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PTSD Nation

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View Ratings | Rate It Headlined to H2 1/21/09

Author 15104
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My father fought in WWII. My son fought in Iraq. My son has PTSD.

It turns out that my father probably had it too. Only I never knew it until a friend, whose father died years after mine, told me about her father.

She told me how this calm intellectual man, who was part of the team of Harvard Law School students that helped draft the UN Declaration of Human Rights, would stare off absently in detached moodiness and was given to sporadic fits of violent rage. My own father, also a quiet and gentle man most of the time, showed this same pattern.

She told me that her father, who fought in Europe, never talked about the war. Everything she learned about it, she learned from her mother. My father, who fought in the Pacific, was the same way.

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"You know, I'm convinced he had PTSD," she told me. "We didn't have a word for it then, except the 'battle fatigue' or 'shell shock' labels for the most extreme cases, but it's the same thing."

That is when it hit me. We were raised by a generation with PTSD. Nearly 16 million men came home from that war. Came home to families, neighborhoods, schools and jobs to raise the next generation, the "baby boom" generation, after living the unspeakable horrors of war.

Even the training itself was traumatic. We took young men, still practically children, whom our society tried to teach to be kind and loving people, and turned them into young men whose job was to kill and destroy. How can anyone make this leap from teenager to soldier without severe trauma and stress?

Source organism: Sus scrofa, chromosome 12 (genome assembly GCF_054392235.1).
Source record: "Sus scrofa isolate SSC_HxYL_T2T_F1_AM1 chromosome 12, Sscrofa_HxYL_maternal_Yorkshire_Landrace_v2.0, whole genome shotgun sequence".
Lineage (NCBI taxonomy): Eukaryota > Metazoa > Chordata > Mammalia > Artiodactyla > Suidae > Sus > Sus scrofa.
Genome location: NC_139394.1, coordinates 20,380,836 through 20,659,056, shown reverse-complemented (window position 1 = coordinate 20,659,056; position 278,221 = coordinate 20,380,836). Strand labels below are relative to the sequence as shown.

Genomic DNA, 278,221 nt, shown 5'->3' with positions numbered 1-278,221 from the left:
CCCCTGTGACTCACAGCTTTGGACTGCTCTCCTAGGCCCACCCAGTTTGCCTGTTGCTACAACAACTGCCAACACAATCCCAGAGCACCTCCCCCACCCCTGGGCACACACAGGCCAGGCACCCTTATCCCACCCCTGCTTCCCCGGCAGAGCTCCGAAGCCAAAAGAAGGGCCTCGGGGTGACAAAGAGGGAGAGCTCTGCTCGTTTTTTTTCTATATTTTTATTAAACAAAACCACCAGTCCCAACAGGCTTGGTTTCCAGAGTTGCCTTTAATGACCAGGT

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Pearl Harbor was the traumatic shock of my parents' generation. It was their 9/11. Ever since, our nation has remained on a permanent war footing, from the Cold War to the War on Terror, without pause.

Since then, violence and war have flooded our culture in movies, TV shows, and now videogames. The leap from teenager to soldier comes more easily these days.

According to On Killing by Dave Grossman, only 15-25% of combat infantry in WWII were actually willing to shoot at the enemy. They did not run away. They simply would not fire their weapons.

So the military improved its conditioning. The willingness-to-fire figure rose to 50% in Korea, over 90% in Vietnam and approaches nearly 100% in Iraq. This may be progress of sorts, if our focus is on producing more soldiers with "zero defect" in their willingness to kill. If our focus is on building healthy citizens and parents in a peaceful society, it may not be so good.

Let me be clear. I am not criticizing our soldiers. I loved my father. I love my son. I am merely noting the costs – to them, to us, and to future generations – of keeping our nation in a permanent state of war: 6 million vets from Korea; 9 million from Vietnam; 2 million from the Gulf War; 2 million more from Iraq.

After so many decades of living with the hidden killer of PTSD, maybe it's time we started looking for other healthier ways to secure the peace for ourselves, our neighbors, and our posterity. With all the emotional and financial investments we keep making in war, maybe it's time to invest a little more in "R&D" on alternatives that do not impose such high costs of trauma and stress?

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Bill Scheurer is the Executive Director of Beyond War (, Editor of PeaceMajority Report (, and the author of "us & them: bridging the chasm of faith" (ISBN-13 9780972525411), a small book of interfaith inquiry.


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